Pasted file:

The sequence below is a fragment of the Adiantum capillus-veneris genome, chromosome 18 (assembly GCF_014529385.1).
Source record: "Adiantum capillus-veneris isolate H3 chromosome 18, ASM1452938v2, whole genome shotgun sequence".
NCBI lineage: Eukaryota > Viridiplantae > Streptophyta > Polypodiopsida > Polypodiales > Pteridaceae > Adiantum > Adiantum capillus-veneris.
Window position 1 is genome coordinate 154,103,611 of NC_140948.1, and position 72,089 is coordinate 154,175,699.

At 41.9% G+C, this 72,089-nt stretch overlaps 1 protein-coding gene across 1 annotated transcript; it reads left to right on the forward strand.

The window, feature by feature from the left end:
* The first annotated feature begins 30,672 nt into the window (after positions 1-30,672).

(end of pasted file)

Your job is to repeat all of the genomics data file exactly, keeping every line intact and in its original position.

The sequence below is a fragment of the Adiantum capillus-veneris genome, chromosome 18 (assembly GCF_014529385.1).
Source record: "Adiantum capillus-veneris isolate H3 chromosome 18, ASM1452938v2, whole genome shotgun sequence".
NCBI lineage: Eukaryota > Viridiplantae > Streptophyta > Polypodiopsida > Polypodiales > Pteridaceae > Adiantum > Adiantum capillus-veneris.
Window position 1 is genome coordinate 154,103,611 of NC_140948.1, and position 72,089 is coordinate 154,175,699.

At 41.9% G+C, this 72,089-nt stretch overlaps 1 protein-coding gene across 1 annotated transcript; it reads left to right on the forward strand.

The window, feature by feature from the left end:
* The first annotated feature begins 30,672 nt into the window (after positions 1-30,672).